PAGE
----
God walks among the dead on Holy Saturday, resting from Creation, touching those who also rest, kissing their cheeks gently, inviting us to leave our regrets behind and begin our walk back toward the light. As John Chrysostom says, “On Easter, all are forgiven.”
There are not many people who have walked among the dead and lived to tell the tale. Myth gives us a few names: Coyote, Savitri, Inanna, Orpheus, Odysseus, Aeneas, Psyche, but although they visited with the dead, they returned alone and empty handed. Psyche came closest to being an exception when she emerged with Persephone’s cosmetics box, but a cosmetics box is well, just a box. Only Jesus broke both into history and into death, and according to legend, when he came up from below, he brought others with him.
Philip Pullman, whose scorn for Christianity is legendary, attempts to “improve” upon the Easter story by having his heroine Lyra descend to the underworld in the third volume of His Dark Materials trilogy. Lyra is a liberator, but she is not a bestower of life. Lyra’s liberation is to allow the dead to finally die, to dissolve back into atoms, into the copious nothingness promised by classical rationalism and science, into a world which says “what you see is what you get, and if you get nothing, well, too bad.”
When death becomes more redemptive than life, I know only that I am living in a miasma of survivors’ guilt.
The Russian Orthodox theologian Alexander Schmemann (1921-1983) lived at a time when the materialist propaganda of the Soviet Union had reduced all religious truths to “primitive superstitions” and “opiates.” I do not know how aware he was to what extent Soviet Power built its small elite upon economic injustice and mass death, but he was very aware of how godlessness, by its denial of basic human truths, breeds a culture of fear. Death is fear’s indispensable ally. In a penetrating little essay on the subject, Schmemann wrote: “Antireligious propaganda likes to claim that one of the sources of religion is fear of death: people were afraid of death and so they invented immortality of the soul, the world to come, and so forth. The reality, of course, is that none of this exists. With physical death, human beings utterly disappear and turn into nothingness. It has always surprised me how fiercely and with what inexpressible inspiration propaganda fights for this nothingness.” (Celebration of Faith, pp. 111-12)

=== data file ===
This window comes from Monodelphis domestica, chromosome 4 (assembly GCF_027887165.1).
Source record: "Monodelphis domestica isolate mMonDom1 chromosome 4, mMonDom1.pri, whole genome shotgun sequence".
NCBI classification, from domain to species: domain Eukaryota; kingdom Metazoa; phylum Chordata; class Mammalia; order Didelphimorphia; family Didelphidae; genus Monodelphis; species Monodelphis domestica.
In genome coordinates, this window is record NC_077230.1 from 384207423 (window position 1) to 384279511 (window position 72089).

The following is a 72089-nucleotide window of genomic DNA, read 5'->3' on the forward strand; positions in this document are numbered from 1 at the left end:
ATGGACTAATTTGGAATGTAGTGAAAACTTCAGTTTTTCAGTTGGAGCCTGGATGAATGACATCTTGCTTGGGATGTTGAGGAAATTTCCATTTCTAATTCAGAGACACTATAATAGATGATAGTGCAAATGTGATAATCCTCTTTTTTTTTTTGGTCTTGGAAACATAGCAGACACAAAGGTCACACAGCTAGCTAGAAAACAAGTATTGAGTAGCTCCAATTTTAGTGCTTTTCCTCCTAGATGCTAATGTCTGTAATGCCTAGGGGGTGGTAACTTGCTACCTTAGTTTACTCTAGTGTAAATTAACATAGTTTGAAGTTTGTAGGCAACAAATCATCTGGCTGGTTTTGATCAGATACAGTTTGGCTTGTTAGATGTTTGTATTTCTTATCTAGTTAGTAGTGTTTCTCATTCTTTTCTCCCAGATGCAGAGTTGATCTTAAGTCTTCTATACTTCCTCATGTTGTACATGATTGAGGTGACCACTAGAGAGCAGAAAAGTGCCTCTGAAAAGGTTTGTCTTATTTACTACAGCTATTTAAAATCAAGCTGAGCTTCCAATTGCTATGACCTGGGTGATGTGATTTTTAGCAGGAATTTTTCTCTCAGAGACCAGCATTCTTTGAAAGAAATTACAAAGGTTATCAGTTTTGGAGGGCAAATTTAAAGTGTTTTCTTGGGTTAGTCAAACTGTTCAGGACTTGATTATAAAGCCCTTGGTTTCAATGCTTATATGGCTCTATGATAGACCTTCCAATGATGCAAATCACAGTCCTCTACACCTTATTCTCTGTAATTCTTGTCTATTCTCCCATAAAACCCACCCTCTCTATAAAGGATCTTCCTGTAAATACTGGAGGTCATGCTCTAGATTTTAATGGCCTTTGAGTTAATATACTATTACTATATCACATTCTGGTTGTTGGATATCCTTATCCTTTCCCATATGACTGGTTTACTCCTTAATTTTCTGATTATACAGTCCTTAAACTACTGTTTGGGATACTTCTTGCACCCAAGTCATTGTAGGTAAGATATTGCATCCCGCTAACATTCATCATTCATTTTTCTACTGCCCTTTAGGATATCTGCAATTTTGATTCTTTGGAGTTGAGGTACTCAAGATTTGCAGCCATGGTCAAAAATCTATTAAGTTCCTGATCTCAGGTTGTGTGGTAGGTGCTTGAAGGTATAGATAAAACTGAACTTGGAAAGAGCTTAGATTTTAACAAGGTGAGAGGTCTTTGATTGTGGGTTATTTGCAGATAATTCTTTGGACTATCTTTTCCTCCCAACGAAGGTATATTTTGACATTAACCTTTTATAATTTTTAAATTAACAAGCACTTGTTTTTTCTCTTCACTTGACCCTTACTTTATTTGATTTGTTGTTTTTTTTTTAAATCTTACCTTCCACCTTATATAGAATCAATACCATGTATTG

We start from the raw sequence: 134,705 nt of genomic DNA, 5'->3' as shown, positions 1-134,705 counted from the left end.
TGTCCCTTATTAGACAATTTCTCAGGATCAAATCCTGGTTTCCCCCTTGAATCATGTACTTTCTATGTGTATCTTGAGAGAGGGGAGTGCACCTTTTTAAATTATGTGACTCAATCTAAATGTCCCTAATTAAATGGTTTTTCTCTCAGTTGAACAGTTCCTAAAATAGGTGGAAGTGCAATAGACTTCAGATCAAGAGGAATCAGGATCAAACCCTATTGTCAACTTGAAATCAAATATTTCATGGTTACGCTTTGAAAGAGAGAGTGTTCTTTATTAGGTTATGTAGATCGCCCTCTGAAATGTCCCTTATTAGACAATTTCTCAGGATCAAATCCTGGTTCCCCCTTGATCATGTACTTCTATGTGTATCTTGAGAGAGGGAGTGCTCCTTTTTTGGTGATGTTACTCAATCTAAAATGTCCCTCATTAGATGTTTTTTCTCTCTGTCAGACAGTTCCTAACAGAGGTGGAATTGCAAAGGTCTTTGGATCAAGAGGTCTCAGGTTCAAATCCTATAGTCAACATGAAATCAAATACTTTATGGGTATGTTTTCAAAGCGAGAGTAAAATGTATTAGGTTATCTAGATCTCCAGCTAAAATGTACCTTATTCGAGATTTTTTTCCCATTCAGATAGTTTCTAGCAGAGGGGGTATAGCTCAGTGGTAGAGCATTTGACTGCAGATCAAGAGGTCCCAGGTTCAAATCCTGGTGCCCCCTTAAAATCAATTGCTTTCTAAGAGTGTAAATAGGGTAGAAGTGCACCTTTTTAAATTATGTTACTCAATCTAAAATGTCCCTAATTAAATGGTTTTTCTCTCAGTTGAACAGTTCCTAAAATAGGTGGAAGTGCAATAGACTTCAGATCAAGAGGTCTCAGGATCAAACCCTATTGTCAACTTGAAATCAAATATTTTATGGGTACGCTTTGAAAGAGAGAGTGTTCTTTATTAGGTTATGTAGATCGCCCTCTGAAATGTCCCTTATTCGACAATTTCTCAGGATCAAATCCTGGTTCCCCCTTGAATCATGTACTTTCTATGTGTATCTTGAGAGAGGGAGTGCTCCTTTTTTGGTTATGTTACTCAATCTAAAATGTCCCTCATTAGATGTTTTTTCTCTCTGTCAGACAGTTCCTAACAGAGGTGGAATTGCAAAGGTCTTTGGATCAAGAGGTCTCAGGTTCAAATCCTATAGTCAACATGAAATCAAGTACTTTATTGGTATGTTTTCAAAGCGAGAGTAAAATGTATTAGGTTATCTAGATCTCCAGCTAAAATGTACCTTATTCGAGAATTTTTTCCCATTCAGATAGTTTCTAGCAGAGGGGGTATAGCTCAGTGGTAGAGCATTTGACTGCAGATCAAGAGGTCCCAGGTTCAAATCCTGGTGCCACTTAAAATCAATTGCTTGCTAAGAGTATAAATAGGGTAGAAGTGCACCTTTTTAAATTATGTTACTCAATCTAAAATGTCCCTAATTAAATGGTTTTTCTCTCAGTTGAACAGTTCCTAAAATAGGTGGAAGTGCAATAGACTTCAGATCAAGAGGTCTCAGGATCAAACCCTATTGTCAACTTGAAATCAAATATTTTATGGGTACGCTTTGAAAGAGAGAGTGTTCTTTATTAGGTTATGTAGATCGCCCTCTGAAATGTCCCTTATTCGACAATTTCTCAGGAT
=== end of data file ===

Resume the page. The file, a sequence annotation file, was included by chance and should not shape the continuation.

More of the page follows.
Today, it has been revealed that the entire financial catastrophe that impoverished Africa, created an unbridgeable gap between rich and poor, that provides life and health for the rich and suffering and death for the poor was created by those same atheists whose belief in scientific materialism inspired them to use the so-called universal language of mathematics to craft “market models” that masked the greatest and most efficient machinery of greed and self-interest that has ever been created. While the rest of the world faces an abyss of despoiled land and sea, a world that has been sold to the highest bidder and the money supply gone, those who created this disaster in the name of enlightened progress have enough wealth to last for several generations. It does not matter to them what happens now. They have their reward.
Such is the ethic of nothingness. Perhaps the Soviets articulated it first, but it took American know how to bring it off.
To live in today’s world is to have a more than passing familiarity with the underworld. We have all seen justice crucified on a dead tree in a clear-cut rain forest.
Today, more than ever, we need Easter. In another essay, Schmemann wrote: “What does it mean to celebrate Easter in a world filled with suffering, hatred, triviality and war? What does it mean to sing of trampling down death by death and to hear that ‘not one dead remains in the grave’ when death, disregarding all our day-to-day hurry, still remains the one earthly certainty?” (pp. 119-20)
Easter tells the story of one who fought against that certainty and who won. Someone who says that death is nothing more than the illusion of an easy way out, the wide road of social control and perdition. For too long we have lived in a world obsessed with security. As long ago as Ancient Egypt, the wise ones have known that it is not security, but change, the Nile’s flood, that gives life. Stability in Egypt is death. In the desert, mummies last forever.
Jesus was wrapped in winding sheets with a hundred pounds of aloe and spices, brought by Nicodemus who had come to him by night. He refused to stay wrapped up. In his refusal lies a key for all the rest of us.
On Easter Sunday, I invite us all to ponder what we are wrapped up in.
The emptiness into which the greedy have plunged us is a terrible thing, but, as this very old celebration of Easter suggests, if we are willing to really look into it, as Mary Magdalene looked into the empty tomb, we might just hear the words of angels. We might even be reunited with God in the Garden.